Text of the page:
Being evicted can mean homelessness, as well as losing access to food assistance and employment.
Legal aid groups say the court process makes it too easy for landlords to evict tenants they consider undesirable. But a new state pilot program aims to provide more people facing eviction with lawyers.
Iris Oneal lives in downtown Wilmington, just blocks away from high-rise offices and luxury apartment buildings. The 62-year-old finally has a place to live again after experiencing homelessness following an eviction last year.
She said she was evicted from a rental in Wilmington because she reported the landlord to county business inspectors for not maintaining the property.
“Downstairs in that house in the basement was a whole bunch of garbage and we kept having mice," she said. "We were having bugs we’ve never seen before and I’m from West Virginia, so if I ain’t seen it you know it’s something strange.”
Delaware and its three counties all have eviction rates higher than the national average. Eviction Lab found Delaware’s 2016 eviction rate was 5.1 percent - while national rate that year was around 3 percent.
Eviction Lab is team of researchers, students and website architects at Princeton University put together by sociologist Matthew Desmond, the author of “Evicted: Poverty and Profit in the American City.” The lab created the first ever nationwide eviction data sets on evictions for the years 2000 to 2016.
Eviction Lab’s Adam Porton said the data is more reliable in some states than others.
“All the evictions are real, but there’s not perfect coverage everywhere," he said. "As it happens, in Delaware, it has really good coverage.”
Kent County had the highest 2016 eviction rate, about 6 percent. New Castle County’s rate was about 5 percent and Sussex County was 4.25 percent.
Porton said they show higher rates of evictions than the state’s Justice of Peace Court because there’s a difference in how the two define an eviction. Eviction Lab counts an eviction when the JP judge rules a tenant can be evicted. But the JP Court only counts an eviction if a constable or sheriff has to go out, physically remove someone and change the locks.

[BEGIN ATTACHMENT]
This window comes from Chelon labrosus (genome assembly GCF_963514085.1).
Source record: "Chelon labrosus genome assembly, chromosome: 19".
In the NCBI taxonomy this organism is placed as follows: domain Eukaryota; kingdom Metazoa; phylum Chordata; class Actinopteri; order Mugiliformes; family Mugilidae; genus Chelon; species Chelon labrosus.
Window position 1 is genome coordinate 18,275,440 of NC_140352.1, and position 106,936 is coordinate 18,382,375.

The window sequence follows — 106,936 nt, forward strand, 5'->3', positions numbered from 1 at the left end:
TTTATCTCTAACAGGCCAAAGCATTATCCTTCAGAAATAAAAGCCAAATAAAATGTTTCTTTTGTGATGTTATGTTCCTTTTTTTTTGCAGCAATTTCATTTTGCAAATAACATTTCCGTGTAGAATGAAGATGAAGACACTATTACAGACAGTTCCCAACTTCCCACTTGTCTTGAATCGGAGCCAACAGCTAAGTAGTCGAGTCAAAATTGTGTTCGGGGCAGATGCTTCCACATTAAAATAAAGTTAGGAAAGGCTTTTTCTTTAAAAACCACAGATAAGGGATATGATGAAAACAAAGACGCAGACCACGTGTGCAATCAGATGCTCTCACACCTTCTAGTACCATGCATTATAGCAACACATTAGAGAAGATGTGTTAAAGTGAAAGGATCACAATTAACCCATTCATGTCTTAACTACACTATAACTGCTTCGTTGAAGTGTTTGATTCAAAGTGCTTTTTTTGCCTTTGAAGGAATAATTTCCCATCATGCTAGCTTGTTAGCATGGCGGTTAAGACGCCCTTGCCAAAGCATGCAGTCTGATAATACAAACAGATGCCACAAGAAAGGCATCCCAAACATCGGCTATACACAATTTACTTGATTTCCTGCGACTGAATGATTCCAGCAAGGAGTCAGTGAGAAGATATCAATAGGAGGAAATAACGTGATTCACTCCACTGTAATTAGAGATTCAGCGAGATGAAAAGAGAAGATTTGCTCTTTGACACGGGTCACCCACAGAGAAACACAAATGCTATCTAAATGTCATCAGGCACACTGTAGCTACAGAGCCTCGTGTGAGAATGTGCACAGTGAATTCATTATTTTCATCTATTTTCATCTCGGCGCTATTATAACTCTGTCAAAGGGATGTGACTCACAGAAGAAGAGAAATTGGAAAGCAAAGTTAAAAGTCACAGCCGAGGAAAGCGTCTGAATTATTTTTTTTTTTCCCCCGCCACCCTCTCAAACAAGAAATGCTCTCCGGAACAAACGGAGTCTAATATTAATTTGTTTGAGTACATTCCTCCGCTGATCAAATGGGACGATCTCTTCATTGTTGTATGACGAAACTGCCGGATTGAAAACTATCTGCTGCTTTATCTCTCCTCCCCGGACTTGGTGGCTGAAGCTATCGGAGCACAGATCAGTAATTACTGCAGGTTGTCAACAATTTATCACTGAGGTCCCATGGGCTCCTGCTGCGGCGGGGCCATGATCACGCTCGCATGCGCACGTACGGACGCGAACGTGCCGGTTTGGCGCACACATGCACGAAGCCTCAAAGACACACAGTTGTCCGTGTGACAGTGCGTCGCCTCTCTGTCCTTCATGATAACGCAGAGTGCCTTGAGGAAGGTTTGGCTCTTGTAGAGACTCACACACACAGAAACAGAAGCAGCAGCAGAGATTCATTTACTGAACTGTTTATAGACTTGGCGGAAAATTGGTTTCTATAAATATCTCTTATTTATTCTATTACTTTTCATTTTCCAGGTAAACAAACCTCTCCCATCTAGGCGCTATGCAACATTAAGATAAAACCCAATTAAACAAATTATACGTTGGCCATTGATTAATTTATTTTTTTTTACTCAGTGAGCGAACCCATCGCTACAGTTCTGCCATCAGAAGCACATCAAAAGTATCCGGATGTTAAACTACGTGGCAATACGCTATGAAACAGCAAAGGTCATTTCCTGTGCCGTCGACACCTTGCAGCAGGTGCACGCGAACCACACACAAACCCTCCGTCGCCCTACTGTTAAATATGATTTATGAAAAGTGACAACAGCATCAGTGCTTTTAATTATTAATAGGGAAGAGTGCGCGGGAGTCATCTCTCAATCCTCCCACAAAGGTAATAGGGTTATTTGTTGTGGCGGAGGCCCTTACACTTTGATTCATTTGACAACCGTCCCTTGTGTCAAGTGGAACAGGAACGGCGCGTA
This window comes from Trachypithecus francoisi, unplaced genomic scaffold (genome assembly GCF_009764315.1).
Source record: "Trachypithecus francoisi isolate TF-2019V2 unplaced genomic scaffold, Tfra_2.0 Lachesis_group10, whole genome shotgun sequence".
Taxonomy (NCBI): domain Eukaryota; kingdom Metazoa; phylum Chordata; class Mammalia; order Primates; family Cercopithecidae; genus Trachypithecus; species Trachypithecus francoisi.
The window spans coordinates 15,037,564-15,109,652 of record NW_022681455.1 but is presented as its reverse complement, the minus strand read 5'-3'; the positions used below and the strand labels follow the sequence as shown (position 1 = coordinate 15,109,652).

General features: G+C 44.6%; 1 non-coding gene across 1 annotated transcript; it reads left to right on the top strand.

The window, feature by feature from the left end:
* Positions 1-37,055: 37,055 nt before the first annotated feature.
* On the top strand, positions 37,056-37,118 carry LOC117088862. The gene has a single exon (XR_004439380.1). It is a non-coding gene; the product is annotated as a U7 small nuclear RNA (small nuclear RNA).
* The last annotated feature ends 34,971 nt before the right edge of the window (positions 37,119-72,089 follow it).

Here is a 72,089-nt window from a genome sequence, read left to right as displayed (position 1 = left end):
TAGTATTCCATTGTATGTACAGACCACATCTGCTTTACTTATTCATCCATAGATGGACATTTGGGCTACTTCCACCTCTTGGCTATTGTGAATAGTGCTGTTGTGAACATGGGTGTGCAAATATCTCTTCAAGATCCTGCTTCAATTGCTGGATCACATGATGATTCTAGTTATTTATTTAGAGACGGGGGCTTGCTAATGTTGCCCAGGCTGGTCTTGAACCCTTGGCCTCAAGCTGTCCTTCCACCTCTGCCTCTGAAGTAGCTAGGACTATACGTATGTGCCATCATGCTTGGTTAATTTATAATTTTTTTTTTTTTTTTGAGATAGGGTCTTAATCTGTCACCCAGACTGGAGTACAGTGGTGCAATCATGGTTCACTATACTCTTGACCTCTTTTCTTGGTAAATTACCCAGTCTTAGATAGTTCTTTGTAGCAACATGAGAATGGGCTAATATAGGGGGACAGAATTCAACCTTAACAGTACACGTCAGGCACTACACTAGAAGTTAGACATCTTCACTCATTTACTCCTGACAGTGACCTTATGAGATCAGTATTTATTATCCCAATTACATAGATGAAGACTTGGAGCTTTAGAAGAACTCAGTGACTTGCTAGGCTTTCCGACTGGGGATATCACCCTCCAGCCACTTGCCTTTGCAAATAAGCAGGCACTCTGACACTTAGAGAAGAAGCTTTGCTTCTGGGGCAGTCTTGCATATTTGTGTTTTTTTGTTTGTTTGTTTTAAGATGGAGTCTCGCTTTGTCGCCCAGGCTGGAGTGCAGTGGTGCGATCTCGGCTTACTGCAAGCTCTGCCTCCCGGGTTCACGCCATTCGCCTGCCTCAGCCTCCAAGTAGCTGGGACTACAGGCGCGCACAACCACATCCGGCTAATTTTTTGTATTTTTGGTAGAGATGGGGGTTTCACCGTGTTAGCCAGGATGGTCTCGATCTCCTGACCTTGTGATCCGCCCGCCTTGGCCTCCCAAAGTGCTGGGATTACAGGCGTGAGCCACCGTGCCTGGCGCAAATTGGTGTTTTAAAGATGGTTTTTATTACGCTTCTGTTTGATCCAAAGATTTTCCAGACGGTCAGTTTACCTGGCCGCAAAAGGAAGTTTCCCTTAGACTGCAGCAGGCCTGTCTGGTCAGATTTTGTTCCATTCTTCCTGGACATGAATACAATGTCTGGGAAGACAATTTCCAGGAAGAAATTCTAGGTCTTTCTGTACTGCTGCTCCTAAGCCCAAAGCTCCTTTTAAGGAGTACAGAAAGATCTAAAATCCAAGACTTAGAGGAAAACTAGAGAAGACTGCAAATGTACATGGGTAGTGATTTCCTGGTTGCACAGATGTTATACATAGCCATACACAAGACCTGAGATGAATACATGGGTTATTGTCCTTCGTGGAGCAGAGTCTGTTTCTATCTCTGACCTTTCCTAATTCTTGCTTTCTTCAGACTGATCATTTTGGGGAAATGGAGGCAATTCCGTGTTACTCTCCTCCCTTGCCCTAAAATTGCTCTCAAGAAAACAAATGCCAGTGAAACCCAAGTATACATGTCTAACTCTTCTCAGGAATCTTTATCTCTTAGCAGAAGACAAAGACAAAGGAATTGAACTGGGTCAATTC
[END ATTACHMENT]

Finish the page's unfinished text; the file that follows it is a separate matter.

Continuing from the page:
“That group is a smaller group because not every legally sanctioned eviction ends with a sheriff showing up at the door," he said. "Sometimes they just leave on their own after the court order and then in some cases they may even work it out with their landlord, but that legally sanctioned eviction remains on their record.”
Dan Atkins with the Community Legal Aid Society (CLASI) said a number of factors can contribute to people getting evicted. For one, Delaware doesn’t have enough low-income public and subsidized housing. Atkins says there’s also a lack of affordable housing where a tenant only needs spend about a third of their income on rent.
“If you look at 100 households of very low-income families, there are 55 affordable rental units available for every one of those 100 households that are very low income,” he said.
Atkins also said there’s a large percentage of housing units that are in poor condition, particularly in Wilmington. Because of the affordable housing shortage across the state, landlords aren’t motivated to spend the money to make repairs.
“Conditions are horrible and you as a tenant are complaining about the conditions. The landlord is going to say ‘You don’t like the conditions? Go. I have someone else waiting to take that apartment,'" he said. "So there’s no incentive on landlords to increase the habitability of their unit.”